After getting off the Blue Line to go to the Múm show, my friend and I became hopelessly lost. We wandered around Logan Square for a bit before deciding to just follow the hipsters to the well concealed Logan Square Auditorium. And indeed, the Múm show, featuring opener Tom Brosseau, was a hipster’s dream come true, as the venue was packed with tight jeans and cutting-edge fashion.
Though Brosseau tried to work the crowd with his minimalist folk songs, the crowd waited restlessly for the entrance of Múm. Brosseau had to dedicate an especially quiet song to the loud section in the back of the auditorium. However, once Múm (according to the band’s MySpace page, it is pronounced miooyyuujm, or in standard English just moom) hit the stage, the swarm of scene kids stood still for a full two hours of experimental Icelandic rock.
The latest in Icelandic exports, Múm follow their similarly eccentric predecessors Sigur Rós and Björk. In keeping with the Icelandic tradition of surreal and ambient sets, Múm entered the stage dressed in bright outfits. Vocalist and founding member Örvar Smárason contributed to this atmosphere by constructing a tubular contraption connected to a miniature keyboard, which he then proceeded to blow into for the opening chorus of “Winter (What We Never Were After All).” The haunting sound that resulted was a cross between harmonica and accordion, and it made the dirge Múm played to the awed crowd even more melancholy.
Their new album Go Go Smear the Poison Ivy is very electronic in the sense that the band depends on laptops to capture the digitized sounds of the studio, but Múm still managed to capture the essence of the missing electricity by putting on a passionate, fiery, and above all musical show. To achieve this effect, the band turned to the use of actual instruments, however varied and diverse they may have been, in their live show. For this purpose, although the band consists of founding members Örvar Thóreyjarson Smárason and bassist Gunnar Örn Tynes, it expands to a six-piece band while on tour. Additional members include a cellist, a horn player, and a kazoo player/backup vocalist. Similarly odd instruments—both traditional and contemporary—played prominent roles in various songs. In fact, all members of the band demonstrated incredible musical versatility as they switched between instruments.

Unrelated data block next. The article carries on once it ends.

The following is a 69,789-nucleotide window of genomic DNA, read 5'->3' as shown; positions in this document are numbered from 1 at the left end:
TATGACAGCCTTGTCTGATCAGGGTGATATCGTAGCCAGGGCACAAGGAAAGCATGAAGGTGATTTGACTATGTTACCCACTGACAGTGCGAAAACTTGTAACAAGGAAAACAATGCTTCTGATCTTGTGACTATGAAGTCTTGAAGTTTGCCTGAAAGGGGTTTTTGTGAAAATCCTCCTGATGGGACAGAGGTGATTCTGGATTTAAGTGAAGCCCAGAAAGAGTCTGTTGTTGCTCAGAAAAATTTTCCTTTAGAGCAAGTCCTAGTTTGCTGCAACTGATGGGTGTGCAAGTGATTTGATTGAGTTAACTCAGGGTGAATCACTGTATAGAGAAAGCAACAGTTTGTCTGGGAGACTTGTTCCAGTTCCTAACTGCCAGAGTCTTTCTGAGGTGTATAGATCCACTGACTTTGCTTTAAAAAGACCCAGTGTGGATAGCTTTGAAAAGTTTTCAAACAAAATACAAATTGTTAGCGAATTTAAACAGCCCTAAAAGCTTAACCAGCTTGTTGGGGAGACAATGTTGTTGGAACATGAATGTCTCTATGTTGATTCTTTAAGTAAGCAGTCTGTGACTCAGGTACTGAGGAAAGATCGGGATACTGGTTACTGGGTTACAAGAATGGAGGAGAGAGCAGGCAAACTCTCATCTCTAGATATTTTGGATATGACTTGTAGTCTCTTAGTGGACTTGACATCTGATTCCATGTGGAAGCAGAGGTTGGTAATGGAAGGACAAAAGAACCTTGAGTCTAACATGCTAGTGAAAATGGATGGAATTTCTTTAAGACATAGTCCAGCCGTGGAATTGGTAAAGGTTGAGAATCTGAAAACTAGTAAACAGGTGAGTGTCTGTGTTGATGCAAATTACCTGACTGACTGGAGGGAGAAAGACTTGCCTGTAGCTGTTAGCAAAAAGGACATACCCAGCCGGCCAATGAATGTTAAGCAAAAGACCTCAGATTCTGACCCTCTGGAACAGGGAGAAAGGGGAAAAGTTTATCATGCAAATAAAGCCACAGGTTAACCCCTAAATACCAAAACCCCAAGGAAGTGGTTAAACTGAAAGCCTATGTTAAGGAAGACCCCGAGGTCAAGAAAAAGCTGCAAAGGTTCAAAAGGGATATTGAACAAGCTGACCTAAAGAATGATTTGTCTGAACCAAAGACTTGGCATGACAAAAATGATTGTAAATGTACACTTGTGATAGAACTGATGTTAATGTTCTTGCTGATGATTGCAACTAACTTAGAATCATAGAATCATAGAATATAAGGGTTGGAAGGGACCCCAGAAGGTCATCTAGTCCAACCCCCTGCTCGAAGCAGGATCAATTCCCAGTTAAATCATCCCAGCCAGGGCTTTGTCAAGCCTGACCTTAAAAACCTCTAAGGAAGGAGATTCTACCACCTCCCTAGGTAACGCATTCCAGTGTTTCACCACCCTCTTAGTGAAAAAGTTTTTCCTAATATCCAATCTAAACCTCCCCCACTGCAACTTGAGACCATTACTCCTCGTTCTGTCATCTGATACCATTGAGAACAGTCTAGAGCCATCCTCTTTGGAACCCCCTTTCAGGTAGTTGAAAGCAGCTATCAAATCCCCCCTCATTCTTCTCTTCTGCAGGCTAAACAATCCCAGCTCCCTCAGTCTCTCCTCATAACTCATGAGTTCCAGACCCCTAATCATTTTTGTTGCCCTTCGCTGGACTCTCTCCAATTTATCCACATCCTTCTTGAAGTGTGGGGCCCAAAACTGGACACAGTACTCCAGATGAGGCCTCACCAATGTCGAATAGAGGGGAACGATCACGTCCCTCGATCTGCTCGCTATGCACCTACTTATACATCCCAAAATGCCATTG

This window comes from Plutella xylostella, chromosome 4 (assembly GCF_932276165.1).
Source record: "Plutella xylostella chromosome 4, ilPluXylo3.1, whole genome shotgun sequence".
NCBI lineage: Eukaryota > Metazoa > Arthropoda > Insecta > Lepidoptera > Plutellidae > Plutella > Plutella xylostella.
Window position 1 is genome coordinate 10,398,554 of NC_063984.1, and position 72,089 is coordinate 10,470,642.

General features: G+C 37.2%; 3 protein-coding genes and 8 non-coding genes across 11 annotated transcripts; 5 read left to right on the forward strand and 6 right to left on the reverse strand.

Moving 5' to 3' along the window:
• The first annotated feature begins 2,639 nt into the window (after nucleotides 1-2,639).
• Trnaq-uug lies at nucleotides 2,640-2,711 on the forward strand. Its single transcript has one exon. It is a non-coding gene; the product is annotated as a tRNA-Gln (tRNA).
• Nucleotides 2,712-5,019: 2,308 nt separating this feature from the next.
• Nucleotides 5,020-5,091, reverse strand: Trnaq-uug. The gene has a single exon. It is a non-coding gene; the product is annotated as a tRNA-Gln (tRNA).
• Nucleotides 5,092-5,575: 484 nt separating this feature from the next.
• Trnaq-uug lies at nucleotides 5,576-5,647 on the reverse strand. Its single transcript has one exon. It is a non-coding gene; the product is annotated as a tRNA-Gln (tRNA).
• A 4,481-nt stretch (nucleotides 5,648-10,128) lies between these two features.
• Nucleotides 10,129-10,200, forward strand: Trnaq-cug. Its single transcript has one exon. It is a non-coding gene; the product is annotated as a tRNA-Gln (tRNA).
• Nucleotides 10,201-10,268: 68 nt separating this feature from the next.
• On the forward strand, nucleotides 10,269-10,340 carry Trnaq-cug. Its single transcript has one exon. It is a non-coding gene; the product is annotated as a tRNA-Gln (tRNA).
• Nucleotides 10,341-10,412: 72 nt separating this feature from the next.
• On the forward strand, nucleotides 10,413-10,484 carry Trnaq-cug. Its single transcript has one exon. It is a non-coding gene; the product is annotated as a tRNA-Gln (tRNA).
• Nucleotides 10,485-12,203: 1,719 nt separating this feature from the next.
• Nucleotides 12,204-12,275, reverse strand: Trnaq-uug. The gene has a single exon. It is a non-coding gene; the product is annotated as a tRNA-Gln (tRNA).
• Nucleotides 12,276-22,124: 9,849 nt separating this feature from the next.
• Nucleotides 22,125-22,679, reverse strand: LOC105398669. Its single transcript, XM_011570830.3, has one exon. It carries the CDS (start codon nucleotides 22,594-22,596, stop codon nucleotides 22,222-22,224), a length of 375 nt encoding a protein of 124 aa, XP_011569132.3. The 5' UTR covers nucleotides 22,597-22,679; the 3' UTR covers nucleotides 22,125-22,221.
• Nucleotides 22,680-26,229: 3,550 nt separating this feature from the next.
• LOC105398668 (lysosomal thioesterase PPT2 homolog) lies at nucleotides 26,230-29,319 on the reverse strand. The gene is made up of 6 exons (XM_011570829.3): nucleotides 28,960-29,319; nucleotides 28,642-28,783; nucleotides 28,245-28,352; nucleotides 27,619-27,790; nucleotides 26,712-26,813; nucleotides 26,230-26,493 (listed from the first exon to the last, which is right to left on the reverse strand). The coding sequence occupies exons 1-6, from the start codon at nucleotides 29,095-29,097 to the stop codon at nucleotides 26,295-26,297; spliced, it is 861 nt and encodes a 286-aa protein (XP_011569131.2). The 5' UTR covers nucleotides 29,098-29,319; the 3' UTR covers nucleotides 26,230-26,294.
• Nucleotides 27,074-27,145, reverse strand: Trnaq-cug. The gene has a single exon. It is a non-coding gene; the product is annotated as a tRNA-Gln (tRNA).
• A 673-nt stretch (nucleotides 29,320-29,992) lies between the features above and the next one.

The audience was given a treat when Múm went on to play a new song—so new that, according to Smárason, it doesn’t have a title yet. This song, though also quite gloomy, featured a complex interplay between Smárason and backup vocalist Silla on the aforementioned keyboard-elephant trunk contraptions. Although Smárason threatened that the show would be “all slow and sad songs,” he failed to live up to the promise when the band broke into the inherently happy “Blessed Brambles.”
Múm wrapped up its set with an audience-participation song; Smárason asked any audience members with kazoos or harmonicas (on sale at the merchandise table, along with postcards drawn by the band for 10 cents) to play along during the chorus to “They Made Frogs Smoke ’til They Exploded.” As the band erupted into the shrill chorus (virtually no one in the audience had an instrument), their enthusiasm was evident not only in the merry jigs, but also in their intense concentration and focus on the fusion between musicality and art.
Múm, though Icelandic in origin, still emphasized its western influence when bassist Tynes ended the show by declaring his love for Eric Clapton. If Eric Clapton is what influenced Múm to form and share its eccentric passion for music, then we love him too.